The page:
Pairing pasta and sugo explained
We sat down to talk about pasta with Pugliese chef Massimo Bruno from Cucinato – Italian Culinary Studio in Toronto.
How did your culinary adventure start in Canada?
I came to Canada in 2001. As I was missing home in Italy, in 2005 I decided to start a culinary tour of my native Puglia in order to spend more time there. To promote the tour I began hosting an Italian Supper Club to share with people the great food and stories from my region. The events soon became very popular that I decided to keep organizing them! Eventually this led to my collaboration with (Tuscan olive oil and wine importer) Gaia Massai and (food marketer and writer) Mark Cirillo to create Cucinato.
Tell us a little more about Cucinato.
Cucinato is our attempt to bring together all elements of the Italian food experience – the passion, the creativity, the expertise and the intuition – that makes Italian Cuisine famous all over the world.
Pasta is such a staple food in Italian cuisine and it comes in all shapes and forms. Would you like to share with us your secrets to hit the perfect pasta dish?
First of all, if your pasta is swimming like in a swamp or you have a pool of sauce left in the bowl after the pasta’s been eaten, you are guilty of over-saucing. Sugo is a condiment, not a soup!
Something we don’t really right on this side of the pond?
Spaghetti bolognese is a common North American dish you won’t find in Italy, because the noodles are too light, delicate and thin to carry a ragù. Italians pair this hearty sauce with egg noodles (tagliatelle or fettuccine) that are heavier and more coarse in texture (so the ragù adheres better). Spaghetti on the other hand pairs with lighter sauces: al pomodoro, alle vongole, aglio e olio.
And what about tortelli, ravioli, agnolotti, tortellini?
The whole point of a stuffed pasta is the delicious flavour packed inside, so you don’t want to smother it with a heavy sauces that will compete for your attention. That’s why tortellini is typically served in a light brodo and ravioli is paired with simple, uncomplicated sauces such as ai funghi, pomodoro or burro.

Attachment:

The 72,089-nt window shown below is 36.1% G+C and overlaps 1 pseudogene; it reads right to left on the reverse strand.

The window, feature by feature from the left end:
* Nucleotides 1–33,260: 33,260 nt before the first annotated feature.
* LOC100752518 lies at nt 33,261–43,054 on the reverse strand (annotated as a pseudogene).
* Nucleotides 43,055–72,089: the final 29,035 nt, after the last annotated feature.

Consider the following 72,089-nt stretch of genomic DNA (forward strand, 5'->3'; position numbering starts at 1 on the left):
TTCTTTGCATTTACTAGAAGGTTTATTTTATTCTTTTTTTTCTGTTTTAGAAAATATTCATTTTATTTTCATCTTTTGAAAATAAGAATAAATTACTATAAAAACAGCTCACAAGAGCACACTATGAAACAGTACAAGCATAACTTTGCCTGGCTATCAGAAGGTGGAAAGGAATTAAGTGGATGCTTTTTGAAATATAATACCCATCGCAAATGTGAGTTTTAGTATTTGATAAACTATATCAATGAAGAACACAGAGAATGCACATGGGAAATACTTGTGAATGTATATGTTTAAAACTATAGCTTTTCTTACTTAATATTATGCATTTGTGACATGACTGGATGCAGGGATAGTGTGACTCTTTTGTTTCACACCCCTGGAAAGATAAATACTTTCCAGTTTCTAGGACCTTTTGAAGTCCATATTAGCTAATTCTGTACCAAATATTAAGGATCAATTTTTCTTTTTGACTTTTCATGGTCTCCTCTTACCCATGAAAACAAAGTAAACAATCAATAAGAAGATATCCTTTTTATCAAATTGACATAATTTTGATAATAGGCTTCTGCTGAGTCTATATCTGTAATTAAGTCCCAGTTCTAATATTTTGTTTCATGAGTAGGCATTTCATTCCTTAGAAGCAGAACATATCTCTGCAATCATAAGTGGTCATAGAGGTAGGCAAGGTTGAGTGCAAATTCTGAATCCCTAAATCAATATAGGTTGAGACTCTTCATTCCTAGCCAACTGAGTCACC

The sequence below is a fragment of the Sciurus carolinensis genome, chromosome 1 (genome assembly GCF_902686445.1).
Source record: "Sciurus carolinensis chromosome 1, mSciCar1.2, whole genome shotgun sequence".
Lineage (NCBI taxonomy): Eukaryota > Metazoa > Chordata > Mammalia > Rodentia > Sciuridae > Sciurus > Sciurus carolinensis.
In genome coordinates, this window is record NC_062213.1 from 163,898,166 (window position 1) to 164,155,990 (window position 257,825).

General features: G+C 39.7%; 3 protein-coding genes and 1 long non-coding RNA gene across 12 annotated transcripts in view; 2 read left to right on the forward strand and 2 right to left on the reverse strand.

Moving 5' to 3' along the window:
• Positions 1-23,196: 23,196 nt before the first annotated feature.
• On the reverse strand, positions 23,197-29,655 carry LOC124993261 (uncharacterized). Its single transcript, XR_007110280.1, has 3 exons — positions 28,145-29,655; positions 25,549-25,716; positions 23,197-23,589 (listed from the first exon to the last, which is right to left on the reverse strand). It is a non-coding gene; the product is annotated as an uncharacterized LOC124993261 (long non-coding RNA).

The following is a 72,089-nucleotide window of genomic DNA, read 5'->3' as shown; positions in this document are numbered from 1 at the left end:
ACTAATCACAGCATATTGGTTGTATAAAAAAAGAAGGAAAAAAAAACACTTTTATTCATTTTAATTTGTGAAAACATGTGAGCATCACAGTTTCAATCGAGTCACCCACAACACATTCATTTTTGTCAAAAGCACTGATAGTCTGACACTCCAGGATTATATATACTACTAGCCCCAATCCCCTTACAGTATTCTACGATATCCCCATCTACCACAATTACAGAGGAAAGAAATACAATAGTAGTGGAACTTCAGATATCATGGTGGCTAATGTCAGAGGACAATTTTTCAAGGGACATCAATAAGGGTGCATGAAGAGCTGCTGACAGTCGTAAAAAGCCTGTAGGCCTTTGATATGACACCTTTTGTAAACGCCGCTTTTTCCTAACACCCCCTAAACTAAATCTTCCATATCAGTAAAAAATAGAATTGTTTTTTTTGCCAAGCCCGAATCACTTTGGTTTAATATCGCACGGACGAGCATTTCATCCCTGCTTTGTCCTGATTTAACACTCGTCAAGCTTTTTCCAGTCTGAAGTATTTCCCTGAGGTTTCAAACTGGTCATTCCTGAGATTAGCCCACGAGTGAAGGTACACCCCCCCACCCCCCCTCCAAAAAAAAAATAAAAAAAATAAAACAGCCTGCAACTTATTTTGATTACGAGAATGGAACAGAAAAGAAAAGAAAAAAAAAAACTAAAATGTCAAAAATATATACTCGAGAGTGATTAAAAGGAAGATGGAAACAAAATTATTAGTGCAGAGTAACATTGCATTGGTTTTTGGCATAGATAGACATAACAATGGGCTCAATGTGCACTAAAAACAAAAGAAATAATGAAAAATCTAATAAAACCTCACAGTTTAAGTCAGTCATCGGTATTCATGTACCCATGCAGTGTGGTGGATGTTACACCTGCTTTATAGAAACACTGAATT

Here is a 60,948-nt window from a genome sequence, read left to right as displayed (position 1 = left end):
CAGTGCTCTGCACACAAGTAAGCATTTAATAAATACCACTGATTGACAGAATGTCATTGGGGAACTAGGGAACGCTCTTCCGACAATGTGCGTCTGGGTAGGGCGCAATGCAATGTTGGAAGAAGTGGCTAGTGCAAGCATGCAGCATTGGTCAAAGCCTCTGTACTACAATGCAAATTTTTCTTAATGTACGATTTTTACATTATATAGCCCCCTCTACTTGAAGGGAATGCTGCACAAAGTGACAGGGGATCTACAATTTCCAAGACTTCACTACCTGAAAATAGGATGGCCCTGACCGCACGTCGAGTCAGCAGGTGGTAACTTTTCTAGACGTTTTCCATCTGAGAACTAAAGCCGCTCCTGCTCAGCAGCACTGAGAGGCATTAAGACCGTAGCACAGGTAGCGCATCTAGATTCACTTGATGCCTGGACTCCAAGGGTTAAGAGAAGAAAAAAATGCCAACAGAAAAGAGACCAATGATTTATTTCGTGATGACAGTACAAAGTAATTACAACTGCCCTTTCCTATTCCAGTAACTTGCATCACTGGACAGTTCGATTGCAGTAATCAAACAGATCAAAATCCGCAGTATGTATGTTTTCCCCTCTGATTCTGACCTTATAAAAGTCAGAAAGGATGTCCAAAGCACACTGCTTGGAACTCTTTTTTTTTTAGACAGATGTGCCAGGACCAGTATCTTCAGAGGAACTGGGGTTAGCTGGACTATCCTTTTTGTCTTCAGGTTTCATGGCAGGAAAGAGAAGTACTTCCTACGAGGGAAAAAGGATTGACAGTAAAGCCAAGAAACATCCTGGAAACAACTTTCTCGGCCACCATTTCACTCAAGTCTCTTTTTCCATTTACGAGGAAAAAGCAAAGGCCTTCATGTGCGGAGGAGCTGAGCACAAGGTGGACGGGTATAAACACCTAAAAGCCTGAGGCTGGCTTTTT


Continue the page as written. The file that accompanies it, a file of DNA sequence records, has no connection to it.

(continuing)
Can you tell us more about the idea that to each sugo, its type of pasta ?
Italian dishes tend to be traditional and regional – and pasta and sauce pairings are no exception. So if you’re making a pasta with rapini you’ll go with orecchiette because that’s the classic dish from Puglia. Like bucatini all’amatriciana and spaghetti alla carbonara – typical dishes from the region of Lazio. When in doubt these standards, are the best place to start.
Here in North America the cooking water never seems to be salted enough.
Right! My suggestion is: salt your pasta water generously They say pasta water should taste like sea water. Salt is what gives the pasta flavour, so don’t skimp out! If quanto basta isn’t a precise enough measure for you, Cucina Italiana Magazine suggests 7 grams of salt per litre of water for every 100 grams of pasta.
Any other tips for us?
Heat your sauce in a skillet while the pasta is cooking. A minute or two before the pasta is cooked, scoop it into the sauce with a slotted spoon or pair of tongs, and gently stir. Why? So pasta absorbs the flavour of the sauce and it sticks to the noodles.
Tell us a little bit about your Christmas program at Cucinato.
We have a number of events for the Christmas season which culminates with a four-course festive dinner prepared by Venetian chef chef Stefano Agostini who, with the help of baker Caterina Vitale, has put together a very special menu of seasonal favorites. As a special consideration to our friends at ScuolaScuola we added a second night after the first dinner sold out in a matter of days.
For more information and to reserve your place at the Cucinato Christmas Dinner on December 7th, contact firstname.lastname@example.org.